I would love to figure out a way to work more closely with those younger voices so that as we make DE&I decisions, we’re doing it in alignment in direction with the company. That will only continue to contribute to an engaged culture. We’re talking about Gen Z and Millennials to some extent too but being the most culturally and racially diverse generation of all time. That is an experience that I don’t have because I did not grow up like that. I grew up being the opposite. That diversity of life experience is something that we cannot take for granted.

It would be difficult to overestimate its value. I’m older than you. We just don’t have the benefit of the kind of perspective that generation has, the kinds of awareness they have and the kinds of things that they were involved with even before they got to college. They bring a perspective that is invaluable and I can imagine being the most diverse generation in particular around this DE&I conversation that they have a particular role.

They do and it’s important to them. I’m speaking very generally here. It’s a square part of their core values, identity, how they see themselves at work and what choices they make. It’s interesting to see how people’s identities are informed by the choices that we’re making as a company and whether or not they want to be there. That shows a lot of principled integrity. There’s a lot to learn from and adopt in terms of how we want to shape our culture.

That’s another thing that occurred to me when you said that. Also, if you want to attract the best up-and-coming talent, that’s a factor that this generation is looking at, “What is the moral stance at this company? Does it align with how they operate not just what they say but what they do? Does that align with what I want to contribute to?”

The natural diversity of life experience is something that everyone must never take for granted. Click To Tweet

They’re doing their homework. They know the difference between authentic and transactional.

It’s a generation that could operate an iPad before they could write their name.

My daughter is squarely in that. She is a gamer. I don’t even know what is going on in there and I can’t figure it out. They grew up with things being on demand.

Everything on the fingertips.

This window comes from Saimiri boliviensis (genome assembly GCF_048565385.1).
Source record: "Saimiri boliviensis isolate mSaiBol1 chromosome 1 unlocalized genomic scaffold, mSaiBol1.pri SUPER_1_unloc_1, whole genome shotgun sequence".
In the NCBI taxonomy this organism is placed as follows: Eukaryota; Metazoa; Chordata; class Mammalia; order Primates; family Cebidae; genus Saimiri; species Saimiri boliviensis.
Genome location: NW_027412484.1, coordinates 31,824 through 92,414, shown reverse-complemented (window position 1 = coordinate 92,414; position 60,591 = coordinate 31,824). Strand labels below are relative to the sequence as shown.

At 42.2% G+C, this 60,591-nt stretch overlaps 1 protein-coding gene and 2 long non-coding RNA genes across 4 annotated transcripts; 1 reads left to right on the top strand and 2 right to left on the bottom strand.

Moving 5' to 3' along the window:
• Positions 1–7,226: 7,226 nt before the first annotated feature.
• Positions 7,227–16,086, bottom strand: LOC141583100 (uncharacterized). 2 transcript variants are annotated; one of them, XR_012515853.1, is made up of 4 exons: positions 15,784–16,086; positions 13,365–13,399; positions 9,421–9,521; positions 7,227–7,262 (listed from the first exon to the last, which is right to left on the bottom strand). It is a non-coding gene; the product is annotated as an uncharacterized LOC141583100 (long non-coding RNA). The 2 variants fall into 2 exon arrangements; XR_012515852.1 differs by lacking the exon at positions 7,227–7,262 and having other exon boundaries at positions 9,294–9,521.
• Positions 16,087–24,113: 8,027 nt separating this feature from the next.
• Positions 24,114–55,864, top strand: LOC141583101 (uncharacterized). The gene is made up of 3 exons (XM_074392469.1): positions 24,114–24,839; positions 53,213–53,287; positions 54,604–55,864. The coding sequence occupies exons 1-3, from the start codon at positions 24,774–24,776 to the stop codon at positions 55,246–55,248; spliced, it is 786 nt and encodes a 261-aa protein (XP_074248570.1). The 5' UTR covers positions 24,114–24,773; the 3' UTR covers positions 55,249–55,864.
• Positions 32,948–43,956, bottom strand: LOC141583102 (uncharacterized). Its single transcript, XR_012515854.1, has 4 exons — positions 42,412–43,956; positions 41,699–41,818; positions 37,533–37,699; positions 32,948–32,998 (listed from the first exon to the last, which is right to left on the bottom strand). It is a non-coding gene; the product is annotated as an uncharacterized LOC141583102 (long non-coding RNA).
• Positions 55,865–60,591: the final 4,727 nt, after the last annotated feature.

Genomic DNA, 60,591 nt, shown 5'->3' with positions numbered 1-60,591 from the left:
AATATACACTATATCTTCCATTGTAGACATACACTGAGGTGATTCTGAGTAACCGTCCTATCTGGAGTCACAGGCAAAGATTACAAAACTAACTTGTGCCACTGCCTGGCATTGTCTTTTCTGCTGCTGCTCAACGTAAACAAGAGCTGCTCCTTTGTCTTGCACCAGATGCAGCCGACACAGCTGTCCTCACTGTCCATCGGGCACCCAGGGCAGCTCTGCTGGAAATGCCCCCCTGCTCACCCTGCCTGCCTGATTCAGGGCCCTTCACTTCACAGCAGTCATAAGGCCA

It has changed now. I fully respect and I’m looking for opportunities to work more closely with the younger generation at Hachette as well.

This has been informative. I’m grateful to you for coming on the show to share about these incredible initiatives from Hachette. I know other of the Big Five publishers are doing their own things in their own ways. I’m hoping that this continues to spread, grow and develop. Is there anything that we didn’t talk about that you would love to share that we didn’t get a chance to get to or any final thought you would like to leave our readers?

Keep looking out for Hachette’s communications. We do plan to be transparent with our DE&I efforts. I’m excited to talk about what’s coming up next. Stay tuned.

Maybe we can have you on again, check in and see how things are going.

TAC Carrie | DE&I Vision
DE&I Vision: Young people must be given a safe platform to feel like their voices are being heard and they’re being taken seriously.

 

I would love to do that and to be accountable, too.

It would be fun to have you on again.

For sure, Robin.

Carrie, thank you for your time.

Thank you. I’ll talk to you soon.

You, too.

Take care.

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About Carrie Bloxson

TAC Carrie | DE&I Vision

Carrie Bloxson (Head of Diversity and Inclusion) joined Hachette Book Group in February 2021. Carrie oversees HBG’s diversity and inclusion programs and strategy with the objective of creating a more diverse, inclusive, and equitable company with increased representation of people of color in HBG’s leadership, workplaces, and publishing programs. Carrie was previously interim CEO and Chief Marketing Officer at DoSomething.org, the largest social impact organization for young people in the world.

Under her leadership, DoSomething received numerous social impact awards including multiple Shorty Social Good and Digiday awards, along with OMMA Marketing Excellence, Civvy, Pollie and Reed awards. She was also named a Top Women in PR Honoree for Social Impact in 2020 from PR Newswire. Earlier, she was Vice President of Marketing at HarperCollins for six years and launched a variety of audience development campaigns that contributed to multiple bestselling titles. Carrie’s work was awarded the FutureBook award and a Webby shortlist nomination in 2016.

Carrie is a co-founder of CMOs for Good, an organization of marketing leaders who oversee social impact, and a board member for Avenues for Justice, an Alternative to Incarceration program for youthful offenders in NYC.